International Journal of Paediatrics and Geriatrics
2020, Vol. 3, Issue 1, Part B
Determinants of Infections among Children with Beta-Thalassemia
Dr. Dilip Kumar and Dr. Aarti A Kinikar
Among the inherited disorders of blood, hemoglobinopathy and thalassemia constitute a major bulk of non-communicable genetic diseases in India. The carrier frequency of hemoglobinopathy varies between 3 and 17% in different population of India. The cumulative gene frequency of the three most predominant abnormal hemoglobin, i.e. Sickle cell, haemoglobin D and haemoglobin E has been found to be 5.35% in India. It has been estimated that with a population of 1000 million and a birth rate of 25 per thousand, there would be about 45 million carriers and about 15,000 infants born with hemoglobinopathies in India. Patients in our hospital were receiving triple saline washed packed red blood cells (RBCs) which is routinely screened for HIV, HbsAg, HCV, Syphilis and Malaria in the hospital blood bank. Some of the patients in our study also received blood transfusion from other hospitals at times whenever blood was not available in our hospital. Results: UTI was the most common infection among both splenectomised and non splenectomised thalassemic patients followed by respiratory tract. Gram negative bacteria were the predominant organism causing infection among both splenectomised and non splenectomised patient. Conclusion: In our study, Hypersplenism has no statistically significant correlation between hypersplenism and infections.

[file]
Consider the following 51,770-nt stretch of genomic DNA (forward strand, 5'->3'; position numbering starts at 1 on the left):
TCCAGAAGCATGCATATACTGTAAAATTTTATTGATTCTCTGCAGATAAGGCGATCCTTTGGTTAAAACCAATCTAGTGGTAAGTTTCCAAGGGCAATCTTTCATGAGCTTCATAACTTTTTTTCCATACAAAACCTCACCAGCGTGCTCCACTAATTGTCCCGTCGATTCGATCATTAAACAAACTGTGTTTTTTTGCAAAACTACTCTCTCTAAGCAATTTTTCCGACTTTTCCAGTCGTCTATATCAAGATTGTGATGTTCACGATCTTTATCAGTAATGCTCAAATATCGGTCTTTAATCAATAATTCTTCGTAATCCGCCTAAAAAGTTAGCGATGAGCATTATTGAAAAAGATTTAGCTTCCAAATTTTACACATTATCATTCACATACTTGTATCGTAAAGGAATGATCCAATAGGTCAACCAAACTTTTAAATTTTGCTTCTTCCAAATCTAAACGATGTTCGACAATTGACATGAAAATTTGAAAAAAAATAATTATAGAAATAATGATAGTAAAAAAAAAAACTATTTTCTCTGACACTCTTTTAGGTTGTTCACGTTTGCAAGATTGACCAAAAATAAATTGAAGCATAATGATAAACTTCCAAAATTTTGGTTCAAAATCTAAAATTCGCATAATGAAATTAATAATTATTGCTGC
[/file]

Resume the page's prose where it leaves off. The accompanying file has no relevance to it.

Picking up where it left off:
Pages: 99-102 | Views: 160 | Downloads: 76
How to cite this article:
Dr. Dilip Kumar and Dr. Aarti A Kinikar. Determinants of Infections among Children with Beta-Thalassemia. International Journal of Paediatrics and Geriatrics. 2020; 3(1): 99-102. DOI: 10.33545/26643685.2020.v3.i1b.67